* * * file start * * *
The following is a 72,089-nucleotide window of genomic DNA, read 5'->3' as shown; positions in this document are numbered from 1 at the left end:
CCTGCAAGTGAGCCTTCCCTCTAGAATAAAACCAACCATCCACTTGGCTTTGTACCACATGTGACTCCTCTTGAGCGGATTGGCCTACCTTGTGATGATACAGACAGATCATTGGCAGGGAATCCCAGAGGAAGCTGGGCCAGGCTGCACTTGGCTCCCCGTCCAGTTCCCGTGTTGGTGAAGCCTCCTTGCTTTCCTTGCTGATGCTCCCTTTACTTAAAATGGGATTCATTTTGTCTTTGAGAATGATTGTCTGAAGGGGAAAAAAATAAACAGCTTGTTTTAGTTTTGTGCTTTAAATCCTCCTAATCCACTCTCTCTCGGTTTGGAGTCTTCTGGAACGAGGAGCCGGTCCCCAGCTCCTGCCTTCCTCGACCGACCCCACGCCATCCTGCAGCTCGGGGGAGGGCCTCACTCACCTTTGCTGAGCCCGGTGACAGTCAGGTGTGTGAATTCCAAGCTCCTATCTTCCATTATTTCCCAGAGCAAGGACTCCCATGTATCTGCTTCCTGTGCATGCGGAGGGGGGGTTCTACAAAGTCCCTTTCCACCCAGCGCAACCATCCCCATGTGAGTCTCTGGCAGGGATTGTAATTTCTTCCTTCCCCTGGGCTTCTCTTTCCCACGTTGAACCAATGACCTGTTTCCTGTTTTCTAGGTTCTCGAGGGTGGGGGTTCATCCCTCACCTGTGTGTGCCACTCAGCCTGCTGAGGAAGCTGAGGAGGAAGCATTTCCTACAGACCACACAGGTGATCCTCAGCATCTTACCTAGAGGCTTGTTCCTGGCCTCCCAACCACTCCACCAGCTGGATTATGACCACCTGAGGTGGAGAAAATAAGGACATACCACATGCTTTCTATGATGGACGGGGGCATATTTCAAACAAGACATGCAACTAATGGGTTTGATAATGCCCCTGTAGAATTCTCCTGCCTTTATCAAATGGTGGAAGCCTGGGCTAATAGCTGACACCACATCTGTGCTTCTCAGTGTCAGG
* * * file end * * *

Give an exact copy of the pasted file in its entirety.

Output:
The following is a 72,089-nucleotide window of genomic DNA, read 5'->3' as shown; positions in this document are numbered from 1 at the left end:
CCTGCAAGTGAGCCTTCCCTCTAGAATAAAACCAACCATCCACTTGGCTTTGTACCACATGTGACTCCTCTTGAGCGGATTGGCCTACCTTGTGATGATACAGACAGATCATTGGCAGGGAATCCCAGAGGAAGCTGGGCCAGGCTGCACTTGGCTCCCCGTCCAGTTCCCGTGTTGGTGAAGCCTCCTTGCTTTCCTTGCTGATGCTCCCTTTACTTAAAATGGGATTCATTTTGTCTTTGAGAATGATTGTCTGAAGGGGAAAAAAATAAACAGCTTGTTTTAGTTTTGTGCTTTAAATCCTCCTAATCCACTCTCTCTCGGTTTGGAGTCTTCTGGAACGAGGAGCCGGTCCCCAGCTCCTGCCTTCCTCGACCGACCCCACGCCATCCTGCAGCTCGGGGGAGGGCCTCACTCACCTTTGCTGAGCCCGGTGACAGTCAGGTGTGTGAATTCCAAGCTCCTATCTTCCATTATTTCCCAGAGCAAGGACTCCCATGTATCTGCTTCCTGTGCATGCGGAGGGGGGGTTCTACAAAGTCCCTTTCCACCCAGCGCAACCATCCCCATGTGAGTCTCTGGCAGGGATTGTAATTTCTTCCTTCCCCTGGGCTTCTCTTTCCCACGTTGAACCAATGACCTGTTTCCTGTTTTCTAGGTTCTCGAGGGTGGGGGTTCATCCCTCACCTGTGTGTGCCACTCAGCCTGCTGAGGAAGCTGAGGAGGAAGCATTTCCTACAGACCACACAGGTGATCCTCAGCATCTTACCTAGAGGCTTGTTCCTGGCCTCCCAACCACTCCACCAGCTGGATTATGACCACCTGAGGTGGAGAAAATAAGGACATACCACATGCTTTCTATGATGGACGGGGGCATATTTCAAACAAGACATGCAACTAATGGGTTTGATAATGCCCCTGTAGAATTCTCCTGCCTTTATCAAATGGTGGAAGCCTGGGCTAATAGCTGACACCACATCTGTGCTTCTCAGTGTCAGG